Government, have expressed concern with leasing the White Ball Field to the Utah State Fair, Inc. for parking without opening up a “Request for Information” process for others, including the State of Utah, to state an interest in using the property for other purposes. For example, in last year’s study on possible future uses of the White Ball Field and the Utah Fairpark, the State’s need for more office
space was identified as a possible use for the property. According to State administrators, this process will take three to five months, a time-frame that extends well beyond the April 23rd agreement with the Utah State Fair, Inc.

This year’s session of the Utah Legislature ends at midnight on March 12th. No issue is closed until this day. In the discussions in the Legislative subcommittees, the support of the communities surrounding the Utah Fairpark has been
continually mentioned. It is important that the Fairpark Community continues to express its hopes for the future of the Fairpark.

To keep up-to-date on the status of Utah Fairpark issues in the Legislature and what actions residents can take to support a successful future for the Fairpark, visit

Sandra Hollins: Our Rep in the House

The Fairpark Community is looking forward to the upcoming session (it starts on January 26th) of the Utah State Legislature with one of our neighbors, Sandra Hollins, taking her seat as our representative, for District 23, in the Utah House of Representatives.Sandra-Hollins-682x1024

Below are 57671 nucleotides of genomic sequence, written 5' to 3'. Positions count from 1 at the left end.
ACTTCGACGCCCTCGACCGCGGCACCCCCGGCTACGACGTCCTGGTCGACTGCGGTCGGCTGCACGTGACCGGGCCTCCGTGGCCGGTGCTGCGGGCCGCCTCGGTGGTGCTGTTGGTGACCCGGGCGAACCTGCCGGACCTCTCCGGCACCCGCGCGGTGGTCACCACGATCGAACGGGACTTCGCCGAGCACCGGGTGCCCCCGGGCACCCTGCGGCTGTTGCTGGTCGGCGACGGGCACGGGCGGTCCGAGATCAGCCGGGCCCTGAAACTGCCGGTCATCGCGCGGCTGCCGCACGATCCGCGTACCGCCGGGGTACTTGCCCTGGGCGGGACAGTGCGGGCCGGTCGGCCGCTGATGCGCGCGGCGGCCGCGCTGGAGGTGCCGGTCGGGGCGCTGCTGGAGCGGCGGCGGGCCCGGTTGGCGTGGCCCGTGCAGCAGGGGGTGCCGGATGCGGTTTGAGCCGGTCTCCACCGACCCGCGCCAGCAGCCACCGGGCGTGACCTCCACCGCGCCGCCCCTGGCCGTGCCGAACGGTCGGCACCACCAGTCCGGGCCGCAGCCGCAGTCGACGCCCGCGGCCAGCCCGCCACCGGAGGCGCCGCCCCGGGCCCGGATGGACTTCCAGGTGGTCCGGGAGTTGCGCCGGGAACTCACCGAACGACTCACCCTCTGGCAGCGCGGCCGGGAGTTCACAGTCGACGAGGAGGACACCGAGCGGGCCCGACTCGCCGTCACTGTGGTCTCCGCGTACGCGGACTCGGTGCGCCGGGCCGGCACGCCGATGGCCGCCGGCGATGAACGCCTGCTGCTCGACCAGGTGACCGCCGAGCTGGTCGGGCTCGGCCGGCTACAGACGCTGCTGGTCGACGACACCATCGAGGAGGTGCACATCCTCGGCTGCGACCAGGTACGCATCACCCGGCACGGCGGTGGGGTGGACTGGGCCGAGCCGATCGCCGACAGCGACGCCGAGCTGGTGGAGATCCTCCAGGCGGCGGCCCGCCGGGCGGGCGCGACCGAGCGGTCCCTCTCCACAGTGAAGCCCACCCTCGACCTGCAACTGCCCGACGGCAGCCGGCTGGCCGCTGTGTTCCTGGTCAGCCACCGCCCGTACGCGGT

Sandra, and her husband David, have been long-time stalwarts in the Fairpark Community, and adjoining neighborhoods. We are used to seeing both of them at our Fairpark Community Council meetings, with David being a member of the Council’s Board. In fact, we’re used to seeing both of them at many community events.

Utah made a bit of history with Sandra’s election as the first Black-American woman elected to the Utah State Legislature. In fact, she is just the third Black- American to hold a legislative seat (her predecessors are Terry Williams, elected in the 1980s and Duane Bordeaux in the 2000s).

Sandra is going to be a vibrant, effective voice for our community. She is a clinical social worker who is the manager of the Volunteers of America’s homeless outreach program. Sandra and her team travel in a van to homeless camp sites throughout the valley, providing food and other basic services and working with individuals to access services to end their homelessness.